Simon Peterson
Wednesday, November 20, 2013 3:04:35 PM UTC
It would also be helpful to include how to change the default zoom level in desktop Internet Explorer which, at least on my Surface Pro, is pinned to 150%.
Adrian Bonar
Wednesday, November 20, 2013 4:42:55 PM UTC
Thanks for this, Scott. It was good to catch up with you at the summit this week.
Thursday, November 21, 2013 12:15:14 PM UTC
Hi Scott,

I'm afraid I haven't had any success with this at all. I'm running Windows 8.1 on a Sony Vaio Pro 13 ultrabook (1080p) and when I go to the 'size of the apps' section the 'smaller' option shrinks all the interface elements (rather than just the tiles). And for some reason I could not find a 'Tiles' option at all under settings -- it simply didn't appear.

My machine applied a Windows update last night so as far as I can tell I'm running the latest and greatest. Any ideas why I'm not seeing the same options you are? I'd love to customise the tile screen in the way you describe ...

Cheers,
Iian
Iian
Thursday, November 21, 2013 6:48:06 PM UTC
I can't find this "change the size of apps on the screen" setting on my Surface 2. I've tried searching for "size" and just doesn't show up.
My Surface 2 is completely updated, latest BIOS, Windows Update, etc.
Fredrik
Thursday, November 21, 2013 6:51:45 PM UTC
Just to add, I can find it on my Windows 8.1 laptop, but not on my Surface 2...
Also, the "show more tiles" setting is there on my Surface 2, but not on my laptop (Alienware 17").
Any suggestions?
Fredrik
Monday, November 25, 2013 10:06:27 PM UTC
good and Garess full icon
Ajay Kumar
Friday, December 06, 2013 4:42:17 PM UTC
Scott- Thanks for the info! Question, do you know if you can create tiles for your home page? The app store is missing a lot of the daily programs I need and use. Can I just create a link that I go directly to when I click on a tile? What are my options, besides going to an internet browser manually or not using those apps on here just on my IPhone? Thanks!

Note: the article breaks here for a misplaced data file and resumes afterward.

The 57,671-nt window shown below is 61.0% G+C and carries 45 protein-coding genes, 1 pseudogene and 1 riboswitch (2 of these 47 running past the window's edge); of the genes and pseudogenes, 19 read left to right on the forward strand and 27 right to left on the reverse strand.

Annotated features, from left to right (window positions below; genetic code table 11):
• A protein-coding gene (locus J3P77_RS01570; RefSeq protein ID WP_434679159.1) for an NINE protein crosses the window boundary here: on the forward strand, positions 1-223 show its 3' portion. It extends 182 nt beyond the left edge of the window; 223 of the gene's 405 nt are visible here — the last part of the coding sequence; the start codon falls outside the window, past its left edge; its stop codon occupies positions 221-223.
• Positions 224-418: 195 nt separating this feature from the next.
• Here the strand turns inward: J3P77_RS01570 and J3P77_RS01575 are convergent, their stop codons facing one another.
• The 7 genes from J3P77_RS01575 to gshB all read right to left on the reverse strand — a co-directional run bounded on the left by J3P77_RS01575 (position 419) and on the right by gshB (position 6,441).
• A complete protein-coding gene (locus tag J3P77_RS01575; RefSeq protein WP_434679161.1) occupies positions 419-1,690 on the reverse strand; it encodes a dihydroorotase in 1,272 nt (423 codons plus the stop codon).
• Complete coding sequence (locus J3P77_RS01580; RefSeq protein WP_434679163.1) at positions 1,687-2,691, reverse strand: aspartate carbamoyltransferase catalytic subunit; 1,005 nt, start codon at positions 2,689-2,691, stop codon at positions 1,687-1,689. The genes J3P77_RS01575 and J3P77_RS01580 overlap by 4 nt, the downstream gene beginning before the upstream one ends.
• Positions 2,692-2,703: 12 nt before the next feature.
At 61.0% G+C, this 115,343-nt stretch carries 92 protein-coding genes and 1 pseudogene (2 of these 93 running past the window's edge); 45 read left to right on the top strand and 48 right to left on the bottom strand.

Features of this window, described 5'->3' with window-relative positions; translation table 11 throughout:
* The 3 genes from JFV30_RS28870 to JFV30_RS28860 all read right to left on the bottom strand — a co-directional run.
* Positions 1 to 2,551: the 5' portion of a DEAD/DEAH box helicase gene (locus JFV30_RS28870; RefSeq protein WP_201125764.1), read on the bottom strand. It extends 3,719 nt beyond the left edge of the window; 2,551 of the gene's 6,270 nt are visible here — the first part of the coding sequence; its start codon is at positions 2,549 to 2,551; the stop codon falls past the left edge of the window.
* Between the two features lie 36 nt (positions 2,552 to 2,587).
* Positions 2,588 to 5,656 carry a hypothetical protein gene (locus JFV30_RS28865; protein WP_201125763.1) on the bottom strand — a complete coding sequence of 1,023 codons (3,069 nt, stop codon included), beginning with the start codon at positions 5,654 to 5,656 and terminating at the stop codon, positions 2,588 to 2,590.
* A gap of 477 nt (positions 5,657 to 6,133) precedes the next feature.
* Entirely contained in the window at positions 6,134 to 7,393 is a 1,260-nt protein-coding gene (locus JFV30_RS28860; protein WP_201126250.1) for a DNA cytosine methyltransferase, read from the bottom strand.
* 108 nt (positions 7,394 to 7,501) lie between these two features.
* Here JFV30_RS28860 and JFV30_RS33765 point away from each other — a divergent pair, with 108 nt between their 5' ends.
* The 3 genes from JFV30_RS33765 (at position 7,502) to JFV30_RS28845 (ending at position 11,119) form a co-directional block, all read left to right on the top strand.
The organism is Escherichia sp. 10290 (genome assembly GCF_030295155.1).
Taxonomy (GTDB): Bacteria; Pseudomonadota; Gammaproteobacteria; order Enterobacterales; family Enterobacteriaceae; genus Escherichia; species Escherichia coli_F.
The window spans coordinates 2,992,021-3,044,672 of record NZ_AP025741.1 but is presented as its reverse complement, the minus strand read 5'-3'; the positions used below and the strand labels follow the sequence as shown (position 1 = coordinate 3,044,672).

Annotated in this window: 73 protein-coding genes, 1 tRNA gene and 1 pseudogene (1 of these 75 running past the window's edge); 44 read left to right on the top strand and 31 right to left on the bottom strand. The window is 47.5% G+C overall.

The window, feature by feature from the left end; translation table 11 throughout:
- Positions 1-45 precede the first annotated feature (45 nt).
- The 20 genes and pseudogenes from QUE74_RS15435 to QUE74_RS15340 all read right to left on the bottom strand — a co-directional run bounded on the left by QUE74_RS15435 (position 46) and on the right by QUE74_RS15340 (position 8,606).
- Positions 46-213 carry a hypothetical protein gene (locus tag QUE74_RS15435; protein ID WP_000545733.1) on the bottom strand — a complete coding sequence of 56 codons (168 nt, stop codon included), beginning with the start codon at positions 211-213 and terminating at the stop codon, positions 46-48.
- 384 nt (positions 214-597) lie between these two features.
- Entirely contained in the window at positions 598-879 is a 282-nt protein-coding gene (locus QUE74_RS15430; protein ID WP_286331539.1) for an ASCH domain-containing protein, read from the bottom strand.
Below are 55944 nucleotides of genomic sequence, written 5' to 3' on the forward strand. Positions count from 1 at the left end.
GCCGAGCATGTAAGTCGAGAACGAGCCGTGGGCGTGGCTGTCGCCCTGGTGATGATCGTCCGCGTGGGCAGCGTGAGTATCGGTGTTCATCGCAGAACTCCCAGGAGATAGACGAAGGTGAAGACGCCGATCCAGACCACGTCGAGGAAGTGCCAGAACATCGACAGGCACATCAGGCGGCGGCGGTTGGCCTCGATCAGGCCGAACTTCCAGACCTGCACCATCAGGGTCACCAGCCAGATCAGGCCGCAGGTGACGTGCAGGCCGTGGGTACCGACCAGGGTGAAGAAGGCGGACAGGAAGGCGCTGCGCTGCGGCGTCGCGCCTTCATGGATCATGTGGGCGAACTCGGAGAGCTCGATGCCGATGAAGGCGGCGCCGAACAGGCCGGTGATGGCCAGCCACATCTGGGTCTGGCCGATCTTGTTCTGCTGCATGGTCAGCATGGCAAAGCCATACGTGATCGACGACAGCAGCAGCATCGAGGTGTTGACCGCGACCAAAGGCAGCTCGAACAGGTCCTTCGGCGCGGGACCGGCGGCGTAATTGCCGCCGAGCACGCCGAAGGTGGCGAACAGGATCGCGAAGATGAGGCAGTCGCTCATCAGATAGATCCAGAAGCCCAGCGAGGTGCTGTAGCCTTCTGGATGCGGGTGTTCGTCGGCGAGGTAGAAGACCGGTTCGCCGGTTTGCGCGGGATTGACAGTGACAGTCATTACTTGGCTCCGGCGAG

tabatha
Thursday, December 12, 2013 6:26:12 AM UTC
The part that says, "Now, go to Settings (Windows Key+C) and click Tiles", should say Windows Key+I instead. "C" is for Charms, from which you still have to navigate to Settings. "I" (Information) takes you directly to Settings.
Monday, December 16, 2013 7:16:29 AM UTC
great tips and top apps for Windows 8.1 Laptop. hope students as well take advantage of this option.
Thursday, December 19, 2013 1:05:22 PM UTC
Hi Scott
I want to resiz IE tile to large but IE just support two size (small & medium )
If we want to pin our favorite websites to start screen there will be pin just small or medium
how we can resiz them to wide or large ?
my web site support live tile but this tile is just in medium or small size ?
please help me how to resize it to large ?
Thanks
with the best regard :
Raha
رها
Saturday, December 28, 2013 12:34:25 PM UTC
Interesting article.
But excuse me for not getting excited about only being able to run three programs in unscalable windows.
As a Windows user for many years (since version 3.1) I have been able to run dozens of programs on my Windows screen for some time - in fact since 3.1.
Mark Painter
Wednesday, January 29, 2014 11:26:54 AM UTC
Just wonderful. I use windows 8.0 after i see this upgrade windows 8.1 then i change my mind today i was upgrading my windows..
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Disclaimer: The opinions expressed herein are my own personal opinions and do not represent my employer's view in any way.